We have reached an ominous milestone in our demand for Earth's natural resources and services. Earth Overshoot Day occurs July 29 this year, the earliest ever. Humanity has consumed a year's worth of Earth’s resources and services in the first seven months, exhausting nature's budget for the year. The rest of the year we go into ecological debt, borrowing from the future. But this is a global average. If everyone on the planet lived and consumed like Americans, we would need five planets worth of goods and services and would have exhausted them by the middle of March.
Earth Overshoot Day is a kind of report card that serves as a reminder that we are on an unsustainable path. The planet is finite, while humanity's appetite for goods and services is infinite.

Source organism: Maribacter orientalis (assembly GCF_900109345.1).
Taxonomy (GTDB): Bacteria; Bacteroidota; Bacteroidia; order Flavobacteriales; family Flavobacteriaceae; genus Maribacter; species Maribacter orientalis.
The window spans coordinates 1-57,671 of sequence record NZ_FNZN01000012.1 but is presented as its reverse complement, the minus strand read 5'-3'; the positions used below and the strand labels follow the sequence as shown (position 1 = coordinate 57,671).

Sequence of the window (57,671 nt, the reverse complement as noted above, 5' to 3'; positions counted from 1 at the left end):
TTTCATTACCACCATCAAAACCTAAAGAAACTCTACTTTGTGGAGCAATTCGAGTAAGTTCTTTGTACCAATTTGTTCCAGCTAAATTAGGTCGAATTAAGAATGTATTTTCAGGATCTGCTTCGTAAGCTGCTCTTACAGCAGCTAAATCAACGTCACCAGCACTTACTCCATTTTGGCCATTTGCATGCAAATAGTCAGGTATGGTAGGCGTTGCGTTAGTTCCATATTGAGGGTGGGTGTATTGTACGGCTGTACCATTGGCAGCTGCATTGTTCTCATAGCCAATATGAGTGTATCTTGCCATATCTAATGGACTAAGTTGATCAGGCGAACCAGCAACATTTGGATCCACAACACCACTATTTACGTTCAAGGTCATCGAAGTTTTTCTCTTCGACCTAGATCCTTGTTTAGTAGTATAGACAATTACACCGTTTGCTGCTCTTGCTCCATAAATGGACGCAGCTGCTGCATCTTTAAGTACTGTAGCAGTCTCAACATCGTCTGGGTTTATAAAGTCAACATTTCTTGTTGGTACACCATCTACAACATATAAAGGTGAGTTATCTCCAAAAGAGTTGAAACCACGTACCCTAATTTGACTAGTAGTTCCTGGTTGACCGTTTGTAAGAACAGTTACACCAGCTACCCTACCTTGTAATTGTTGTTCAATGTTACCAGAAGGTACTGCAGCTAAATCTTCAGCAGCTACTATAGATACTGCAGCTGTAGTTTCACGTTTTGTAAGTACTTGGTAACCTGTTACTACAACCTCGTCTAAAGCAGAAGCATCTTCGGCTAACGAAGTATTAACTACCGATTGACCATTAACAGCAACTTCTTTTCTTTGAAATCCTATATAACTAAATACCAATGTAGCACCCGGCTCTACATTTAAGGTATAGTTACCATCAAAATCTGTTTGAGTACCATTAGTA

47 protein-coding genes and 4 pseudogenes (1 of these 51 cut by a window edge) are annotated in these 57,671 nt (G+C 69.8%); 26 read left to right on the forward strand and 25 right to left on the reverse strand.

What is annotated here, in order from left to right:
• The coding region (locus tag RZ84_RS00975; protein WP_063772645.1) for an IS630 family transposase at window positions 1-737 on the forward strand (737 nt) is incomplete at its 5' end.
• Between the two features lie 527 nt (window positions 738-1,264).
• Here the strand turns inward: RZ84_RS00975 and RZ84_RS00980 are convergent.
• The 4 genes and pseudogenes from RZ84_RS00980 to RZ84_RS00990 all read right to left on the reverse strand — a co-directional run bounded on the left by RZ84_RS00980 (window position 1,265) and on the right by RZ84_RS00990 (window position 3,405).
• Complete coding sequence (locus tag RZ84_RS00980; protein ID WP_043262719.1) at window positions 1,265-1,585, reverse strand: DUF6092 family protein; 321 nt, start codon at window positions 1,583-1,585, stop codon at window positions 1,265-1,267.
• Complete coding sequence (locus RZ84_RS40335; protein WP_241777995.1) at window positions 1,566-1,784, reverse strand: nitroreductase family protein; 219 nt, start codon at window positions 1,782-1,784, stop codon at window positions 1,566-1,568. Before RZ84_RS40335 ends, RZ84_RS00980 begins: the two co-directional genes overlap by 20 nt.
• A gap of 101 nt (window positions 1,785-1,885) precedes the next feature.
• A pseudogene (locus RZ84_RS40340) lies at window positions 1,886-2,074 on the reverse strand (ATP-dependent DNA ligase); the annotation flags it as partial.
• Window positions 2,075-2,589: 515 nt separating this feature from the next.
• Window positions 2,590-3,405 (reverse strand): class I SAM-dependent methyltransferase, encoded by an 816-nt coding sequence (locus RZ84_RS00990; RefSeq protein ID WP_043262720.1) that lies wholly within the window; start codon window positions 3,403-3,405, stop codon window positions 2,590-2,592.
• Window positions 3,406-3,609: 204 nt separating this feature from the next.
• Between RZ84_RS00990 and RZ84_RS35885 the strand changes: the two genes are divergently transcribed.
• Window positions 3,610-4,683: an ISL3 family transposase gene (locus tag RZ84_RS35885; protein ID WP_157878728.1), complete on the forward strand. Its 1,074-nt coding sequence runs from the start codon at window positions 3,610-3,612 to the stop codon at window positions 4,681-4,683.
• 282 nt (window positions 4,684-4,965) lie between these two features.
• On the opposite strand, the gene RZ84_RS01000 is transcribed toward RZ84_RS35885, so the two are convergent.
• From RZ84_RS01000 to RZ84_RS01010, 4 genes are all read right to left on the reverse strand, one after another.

Our economic system requires constant economic growth. It is thought to be essential for prosperity and a central plot for getting ahead. But this bubble of continuous economic growth depends on an ever-increasing input of resources and generates ever-higher levels of toxic waste. The result is a climate crisis of our own making.
Overshoot can lead to two different outcomes: either an uncontrollable crash or a deliberate turnaround. We start turning this around by putting a price on carbon emissions that reflect their true cost. It will require that we put aside some of our individualism, work cooperatively with our fellow earthlings and write a new story where we are part of and not above nature.